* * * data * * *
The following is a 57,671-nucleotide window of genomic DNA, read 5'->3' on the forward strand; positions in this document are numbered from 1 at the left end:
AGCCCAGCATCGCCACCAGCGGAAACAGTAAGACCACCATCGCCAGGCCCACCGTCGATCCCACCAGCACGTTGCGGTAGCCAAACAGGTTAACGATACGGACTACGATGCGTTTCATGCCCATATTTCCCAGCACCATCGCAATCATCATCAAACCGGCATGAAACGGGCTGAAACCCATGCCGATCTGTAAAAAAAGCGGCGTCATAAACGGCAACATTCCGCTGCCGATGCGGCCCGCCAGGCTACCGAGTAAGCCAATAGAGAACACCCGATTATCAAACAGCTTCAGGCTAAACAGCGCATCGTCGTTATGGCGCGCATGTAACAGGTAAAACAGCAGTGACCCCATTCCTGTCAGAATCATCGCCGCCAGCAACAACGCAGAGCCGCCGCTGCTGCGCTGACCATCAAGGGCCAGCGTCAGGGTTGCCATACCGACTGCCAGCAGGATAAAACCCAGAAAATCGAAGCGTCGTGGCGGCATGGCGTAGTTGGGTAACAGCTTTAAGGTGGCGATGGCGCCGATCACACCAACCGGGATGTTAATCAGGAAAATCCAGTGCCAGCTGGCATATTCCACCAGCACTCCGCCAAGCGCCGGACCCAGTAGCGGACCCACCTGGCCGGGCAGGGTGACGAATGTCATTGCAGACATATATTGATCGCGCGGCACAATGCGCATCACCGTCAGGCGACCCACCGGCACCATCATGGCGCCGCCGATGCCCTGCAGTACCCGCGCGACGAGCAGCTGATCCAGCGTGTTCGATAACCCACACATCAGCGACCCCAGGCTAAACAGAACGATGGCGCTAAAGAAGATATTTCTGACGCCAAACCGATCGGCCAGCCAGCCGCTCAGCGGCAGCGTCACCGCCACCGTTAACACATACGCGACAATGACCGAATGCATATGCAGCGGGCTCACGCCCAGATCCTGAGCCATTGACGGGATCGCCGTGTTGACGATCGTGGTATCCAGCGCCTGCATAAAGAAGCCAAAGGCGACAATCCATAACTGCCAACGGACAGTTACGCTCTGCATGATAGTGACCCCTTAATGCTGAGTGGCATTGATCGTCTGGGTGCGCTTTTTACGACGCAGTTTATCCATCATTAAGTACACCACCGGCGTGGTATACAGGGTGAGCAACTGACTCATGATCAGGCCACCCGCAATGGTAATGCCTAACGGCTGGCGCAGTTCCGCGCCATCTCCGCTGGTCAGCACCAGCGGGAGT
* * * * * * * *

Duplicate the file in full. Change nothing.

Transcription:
The following is a 57,671-nucleotide window of genomic DNA, read 5'->3' on the forward strand; positions in this document are numbered from 1 at the left end:
AGCCCAGCATCGCCACCAGCGGAAACAGTAAGACCACCATCGCCAGGCCCACCGTCGATCCCACCAGCACGTTGCGGTAGCCAAACAGGTTAACGATACGGACTACGATGCGTTTCATGCCCATATTTCCCAGCACCATCGCAATCATCATCAAACCGGCATGAAACGGGCTGAAACCCATGCCGATCTGTAAAAAAAGCGGCGTCATAAACGGCAACATTCCGCTGCCGATGCGGCCCGCCAGGCTACCGAGTAAGCCAATAGAGAACACCCGATTATCAAACAGCTTCAGGCTAAACAGCGCATCGTCGTTATGGCGCGCATGTAACAGGTAAAACAGCAGTGACCCCATTCCTGTCAGAATCATCGCCGCCAGCAACAACGCAGAGCCGCCGCTGCTGCGCTGACCATCAAGGGCCAGCGTCAGGGTTGCCATACCGACTGCCAGCAGGATAAAACCCAGAAAATCGAAGCGTCGTGGCGGCATGGCGTAGTTGGGTAACAGCTTTAAGGTGGCGATGGCGCCGATCACACCAACCGGGATGTTAATCAGGAAAATCCAGTGCCAGCTGGCATATTCCACCAGCACTCCGCCAAGCGCCGGACCCAGTAGCGGACCCACCTGGCCGGGCAGGGTGACGAATGTCATTGCAGACATATATTGATCGCGCGGCACAATGCGCATCACCGTCAGGCGACCCACCGGCACCATCATGGCGCCGCCGATGCCCTGCAGTACCCGCGCGACGAGCAGCTGATCCAGCGTGTTCGATAACCCACACATCAGCGACCCCAGGCTAAACAGAACGATGGCGCTAAAGAAGATATTTCTGACGCCAAACCGATCGGCCAGCCAGCCGCTCAGCGGCAGCGTCACCGCCACCGTTAACACATACGCGACAATGACCGAATGCATATGCAGCGGGCTCACGCCCAGATCCTGAGCCATTGACGGGATCGCCGTGTTGACGATCGTGGTATCCAGCGCCTGCATAAAGAAGCCAAAGGCGACAATCCATAACTGCCAACGGACAGTTACGCTCTGCATGATAGTGACCCCTTAATGCTGAGTGGCATTGATCGTCTGGGTGCGCTTTTTACGACGCAGTTTATCCATCATTAAGTACACCACCGGCGTGGTATACAGGGTGAGCAACTGACTCATGATCAGGCCACCCGCAATGGTAATGCCTAACGGCTGGCGCAGTTCCGCGCCATCTCCGCTGGTCAGCACCAGCGGGAGT